How to Order the Universe by María José Ferrada (Translated by Elizabeth Bryer): A review

  María José Ferrada is a Chilean journalist and writer of books for children. Now she has written this quirky little book for us adults. It is her first book to be translated into English and I read the translation by Elizabeth Bryer. It reads flawlessly as if its first language had been English. Ferrada's first foray into adult fiction has a child as its narrator. At the start of the book, the child narrator who is identified only as M is seven years old and she adores her father, a traveling salesman who hawks Kramp hardware products in small towns across Chile. She is fascinated by her father's work and longs to be a part of it. Her wish is fulfilled when her father agrees to let her skip school and travel with him as he attempts to make his sales. All of this, of course, must be kept secret from her mother who would not approve and who seems to be emotionally absent from her daughter's life. Thus, M and D (the father) go on their adventures and the life of the travelin

Poetry Sunday: Lines Written in Early Spring by William Wordsworth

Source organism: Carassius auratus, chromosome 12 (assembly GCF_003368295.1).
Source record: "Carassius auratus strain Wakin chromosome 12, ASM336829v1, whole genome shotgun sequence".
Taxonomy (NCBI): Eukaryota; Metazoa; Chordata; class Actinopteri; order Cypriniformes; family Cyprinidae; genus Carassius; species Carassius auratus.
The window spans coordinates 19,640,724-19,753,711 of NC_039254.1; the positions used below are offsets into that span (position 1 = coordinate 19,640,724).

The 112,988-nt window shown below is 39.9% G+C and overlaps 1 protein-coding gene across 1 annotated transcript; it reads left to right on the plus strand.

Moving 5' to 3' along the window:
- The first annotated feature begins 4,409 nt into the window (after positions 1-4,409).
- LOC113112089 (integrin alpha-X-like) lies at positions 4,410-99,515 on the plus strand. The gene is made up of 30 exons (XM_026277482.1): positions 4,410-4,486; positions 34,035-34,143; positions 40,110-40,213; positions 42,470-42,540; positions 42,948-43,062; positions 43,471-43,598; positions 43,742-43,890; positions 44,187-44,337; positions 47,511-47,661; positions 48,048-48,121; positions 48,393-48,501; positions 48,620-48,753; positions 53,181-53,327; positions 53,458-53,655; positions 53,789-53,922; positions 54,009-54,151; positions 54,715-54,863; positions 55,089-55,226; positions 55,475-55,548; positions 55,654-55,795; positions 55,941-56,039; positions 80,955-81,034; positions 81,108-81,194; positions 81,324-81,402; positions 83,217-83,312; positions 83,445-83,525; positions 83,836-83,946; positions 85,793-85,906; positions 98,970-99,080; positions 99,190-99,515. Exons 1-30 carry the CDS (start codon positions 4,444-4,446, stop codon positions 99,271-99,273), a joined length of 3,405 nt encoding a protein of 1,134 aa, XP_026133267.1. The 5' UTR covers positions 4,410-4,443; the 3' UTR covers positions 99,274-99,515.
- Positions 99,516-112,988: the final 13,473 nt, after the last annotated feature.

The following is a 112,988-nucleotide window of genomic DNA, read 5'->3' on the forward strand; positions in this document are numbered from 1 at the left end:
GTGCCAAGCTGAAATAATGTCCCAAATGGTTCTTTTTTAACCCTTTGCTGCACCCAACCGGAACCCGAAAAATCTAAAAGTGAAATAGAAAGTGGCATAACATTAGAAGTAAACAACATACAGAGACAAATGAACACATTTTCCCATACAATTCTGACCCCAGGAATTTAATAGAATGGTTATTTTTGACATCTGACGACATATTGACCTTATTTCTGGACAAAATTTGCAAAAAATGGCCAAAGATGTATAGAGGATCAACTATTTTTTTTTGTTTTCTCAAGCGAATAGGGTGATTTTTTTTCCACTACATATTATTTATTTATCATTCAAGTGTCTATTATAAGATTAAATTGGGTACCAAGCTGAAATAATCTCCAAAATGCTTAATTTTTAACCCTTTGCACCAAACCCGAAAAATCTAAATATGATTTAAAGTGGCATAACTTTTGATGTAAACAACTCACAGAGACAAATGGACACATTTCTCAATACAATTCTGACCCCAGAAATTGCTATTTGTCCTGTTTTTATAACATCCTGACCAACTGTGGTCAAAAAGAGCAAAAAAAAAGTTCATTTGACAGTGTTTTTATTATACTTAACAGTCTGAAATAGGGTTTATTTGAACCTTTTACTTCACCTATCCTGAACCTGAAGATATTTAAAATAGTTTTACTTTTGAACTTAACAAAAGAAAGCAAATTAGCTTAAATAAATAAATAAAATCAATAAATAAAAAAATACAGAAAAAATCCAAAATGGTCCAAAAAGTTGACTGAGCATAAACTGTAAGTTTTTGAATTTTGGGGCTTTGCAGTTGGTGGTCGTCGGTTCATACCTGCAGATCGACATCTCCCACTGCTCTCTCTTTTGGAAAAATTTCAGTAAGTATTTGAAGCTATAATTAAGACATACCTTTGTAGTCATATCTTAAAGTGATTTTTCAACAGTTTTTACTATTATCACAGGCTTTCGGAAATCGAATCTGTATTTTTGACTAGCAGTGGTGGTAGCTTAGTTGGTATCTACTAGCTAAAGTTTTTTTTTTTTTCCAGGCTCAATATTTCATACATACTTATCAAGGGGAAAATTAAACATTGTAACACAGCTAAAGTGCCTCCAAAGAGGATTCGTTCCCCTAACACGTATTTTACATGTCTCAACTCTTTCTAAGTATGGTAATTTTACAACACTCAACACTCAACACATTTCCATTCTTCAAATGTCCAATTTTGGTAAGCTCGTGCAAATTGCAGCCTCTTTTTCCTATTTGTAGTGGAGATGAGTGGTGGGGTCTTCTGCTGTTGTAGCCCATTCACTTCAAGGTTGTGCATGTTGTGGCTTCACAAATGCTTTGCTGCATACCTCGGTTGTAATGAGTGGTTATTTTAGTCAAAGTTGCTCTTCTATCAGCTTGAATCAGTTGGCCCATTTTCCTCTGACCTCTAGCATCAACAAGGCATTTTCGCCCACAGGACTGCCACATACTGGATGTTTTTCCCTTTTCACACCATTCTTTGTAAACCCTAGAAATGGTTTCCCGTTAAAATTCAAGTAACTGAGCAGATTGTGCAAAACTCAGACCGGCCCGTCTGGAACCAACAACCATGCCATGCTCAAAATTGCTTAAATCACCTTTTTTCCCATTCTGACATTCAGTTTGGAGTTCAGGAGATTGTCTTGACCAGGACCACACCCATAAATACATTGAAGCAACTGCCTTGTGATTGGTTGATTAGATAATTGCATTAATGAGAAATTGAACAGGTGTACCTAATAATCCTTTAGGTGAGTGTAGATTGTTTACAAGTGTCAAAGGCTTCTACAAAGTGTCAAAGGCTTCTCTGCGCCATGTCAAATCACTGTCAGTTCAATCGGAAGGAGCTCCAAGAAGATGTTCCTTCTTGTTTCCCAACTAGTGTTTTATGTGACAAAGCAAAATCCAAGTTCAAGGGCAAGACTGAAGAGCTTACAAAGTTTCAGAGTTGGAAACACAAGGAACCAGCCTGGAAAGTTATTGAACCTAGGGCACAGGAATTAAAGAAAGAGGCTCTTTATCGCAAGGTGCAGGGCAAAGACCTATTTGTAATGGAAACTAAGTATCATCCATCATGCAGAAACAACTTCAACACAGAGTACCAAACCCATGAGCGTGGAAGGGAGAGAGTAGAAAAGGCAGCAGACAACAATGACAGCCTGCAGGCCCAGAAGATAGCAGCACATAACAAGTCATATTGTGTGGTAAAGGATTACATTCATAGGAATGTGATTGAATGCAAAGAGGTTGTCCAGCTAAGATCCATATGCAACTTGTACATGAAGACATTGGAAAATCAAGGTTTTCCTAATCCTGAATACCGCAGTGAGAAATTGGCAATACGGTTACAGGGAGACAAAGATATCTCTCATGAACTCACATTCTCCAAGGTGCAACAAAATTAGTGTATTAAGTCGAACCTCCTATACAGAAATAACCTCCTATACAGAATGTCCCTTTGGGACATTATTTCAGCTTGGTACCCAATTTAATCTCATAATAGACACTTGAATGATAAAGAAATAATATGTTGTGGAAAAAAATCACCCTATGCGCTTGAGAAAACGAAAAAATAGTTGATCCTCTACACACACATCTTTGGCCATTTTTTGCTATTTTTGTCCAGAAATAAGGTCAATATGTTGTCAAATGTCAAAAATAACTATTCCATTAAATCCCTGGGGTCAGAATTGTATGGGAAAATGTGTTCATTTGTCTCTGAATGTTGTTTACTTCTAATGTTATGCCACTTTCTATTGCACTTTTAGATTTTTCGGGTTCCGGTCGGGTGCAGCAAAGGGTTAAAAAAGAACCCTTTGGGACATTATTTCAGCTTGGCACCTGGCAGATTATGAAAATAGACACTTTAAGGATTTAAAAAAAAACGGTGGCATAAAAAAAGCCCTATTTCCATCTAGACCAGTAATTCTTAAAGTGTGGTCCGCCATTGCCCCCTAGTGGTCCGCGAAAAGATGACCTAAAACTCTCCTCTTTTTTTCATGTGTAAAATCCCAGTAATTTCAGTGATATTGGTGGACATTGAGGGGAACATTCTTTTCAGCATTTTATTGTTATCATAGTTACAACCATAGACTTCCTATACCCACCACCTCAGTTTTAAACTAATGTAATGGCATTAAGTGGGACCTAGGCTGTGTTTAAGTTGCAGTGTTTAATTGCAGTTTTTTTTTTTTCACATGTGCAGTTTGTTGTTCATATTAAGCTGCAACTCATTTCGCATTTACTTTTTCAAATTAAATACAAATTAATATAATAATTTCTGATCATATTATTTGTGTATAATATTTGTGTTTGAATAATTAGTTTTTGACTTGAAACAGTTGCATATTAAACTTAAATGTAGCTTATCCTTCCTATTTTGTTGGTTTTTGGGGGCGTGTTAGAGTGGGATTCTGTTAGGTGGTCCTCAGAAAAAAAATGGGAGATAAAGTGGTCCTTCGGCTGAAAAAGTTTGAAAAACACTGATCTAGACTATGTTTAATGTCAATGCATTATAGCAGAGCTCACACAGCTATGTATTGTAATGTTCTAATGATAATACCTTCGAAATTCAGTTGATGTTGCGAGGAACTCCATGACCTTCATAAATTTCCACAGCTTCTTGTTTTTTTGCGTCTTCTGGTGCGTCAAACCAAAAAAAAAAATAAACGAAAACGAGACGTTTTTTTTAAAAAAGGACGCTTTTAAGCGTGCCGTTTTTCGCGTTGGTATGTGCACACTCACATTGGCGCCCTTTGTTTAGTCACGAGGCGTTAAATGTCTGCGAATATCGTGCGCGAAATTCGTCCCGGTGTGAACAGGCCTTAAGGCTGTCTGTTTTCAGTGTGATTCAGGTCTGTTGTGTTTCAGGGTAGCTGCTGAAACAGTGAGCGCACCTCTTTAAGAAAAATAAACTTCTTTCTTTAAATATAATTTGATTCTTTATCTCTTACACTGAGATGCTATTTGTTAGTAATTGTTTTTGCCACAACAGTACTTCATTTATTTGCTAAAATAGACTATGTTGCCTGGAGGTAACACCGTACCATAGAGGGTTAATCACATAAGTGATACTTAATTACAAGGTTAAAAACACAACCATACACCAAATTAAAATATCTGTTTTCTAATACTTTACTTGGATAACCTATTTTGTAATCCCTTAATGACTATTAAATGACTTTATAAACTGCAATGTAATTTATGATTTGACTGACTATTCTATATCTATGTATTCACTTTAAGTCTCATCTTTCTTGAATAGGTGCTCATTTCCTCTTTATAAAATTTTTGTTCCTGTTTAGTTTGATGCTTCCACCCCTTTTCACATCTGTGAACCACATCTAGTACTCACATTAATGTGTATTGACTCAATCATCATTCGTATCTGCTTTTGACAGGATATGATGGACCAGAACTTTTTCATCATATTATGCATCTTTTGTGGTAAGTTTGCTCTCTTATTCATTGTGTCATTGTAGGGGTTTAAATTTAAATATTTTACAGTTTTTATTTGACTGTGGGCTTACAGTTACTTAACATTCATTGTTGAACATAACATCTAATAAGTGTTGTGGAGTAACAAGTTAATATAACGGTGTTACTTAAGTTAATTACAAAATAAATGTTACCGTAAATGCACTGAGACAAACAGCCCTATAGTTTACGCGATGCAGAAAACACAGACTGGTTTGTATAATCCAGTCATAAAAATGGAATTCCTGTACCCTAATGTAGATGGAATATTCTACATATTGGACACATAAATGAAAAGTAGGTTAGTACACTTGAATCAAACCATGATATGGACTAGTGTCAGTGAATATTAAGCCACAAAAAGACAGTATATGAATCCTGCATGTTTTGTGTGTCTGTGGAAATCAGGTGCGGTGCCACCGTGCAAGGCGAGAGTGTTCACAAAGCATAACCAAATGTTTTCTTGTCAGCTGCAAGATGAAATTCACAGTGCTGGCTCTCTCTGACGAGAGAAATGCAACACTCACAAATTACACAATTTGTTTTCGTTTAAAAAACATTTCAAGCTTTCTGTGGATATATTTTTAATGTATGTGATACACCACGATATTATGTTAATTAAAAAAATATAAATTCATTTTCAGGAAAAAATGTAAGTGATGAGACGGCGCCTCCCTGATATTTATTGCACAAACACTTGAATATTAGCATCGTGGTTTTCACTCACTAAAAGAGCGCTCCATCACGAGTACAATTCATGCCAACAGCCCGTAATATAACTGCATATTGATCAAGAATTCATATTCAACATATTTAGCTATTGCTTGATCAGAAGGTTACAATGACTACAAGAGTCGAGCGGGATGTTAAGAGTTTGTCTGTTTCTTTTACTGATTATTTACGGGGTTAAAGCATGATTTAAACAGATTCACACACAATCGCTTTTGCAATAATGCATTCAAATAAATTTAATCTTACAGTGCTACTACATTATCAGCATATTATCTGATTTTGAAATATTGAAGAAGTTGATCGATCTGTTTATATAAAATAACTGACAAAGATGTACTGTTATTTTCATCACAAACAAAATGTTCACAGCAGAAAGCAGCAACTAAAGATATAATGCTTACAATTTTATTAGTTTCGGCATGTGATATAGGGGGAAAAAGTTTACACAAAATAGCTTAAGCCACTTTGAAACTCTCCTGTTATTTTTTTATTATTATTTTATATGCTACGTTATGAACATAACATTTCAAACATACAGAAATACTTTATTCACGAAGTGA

Spring and Wordsworth just seem to go together. While spring may be the favorite season of most Nature poets, I can't think of anyone who wrote more poems that reference spring than Wordsworth. And so, even though I have featured this poem here before, it seems worth repeating. The sentiments it expresses never really grow old or stale. Lines Written in Early Spring by William Wordsworth I heard a thousand blended notes, While in a grove I sate reclined, In that sweet mood when pleasant thoughts Bring sad thoughts to the mind. To her fair works did Nature link The human soul that through me ran; And much it grieved my heart to think What man has made of man. Through primrose tufts, in that green bower, The periwinkle trailed its wreaths; And ’tis my faith that every flower Enjoys the air it breathes. The birds around me hopped and played, Their thoughts I cannot measure:— But the least motion which they made It seemed a thrill of pleasure. The budding twigs spread out their fan, To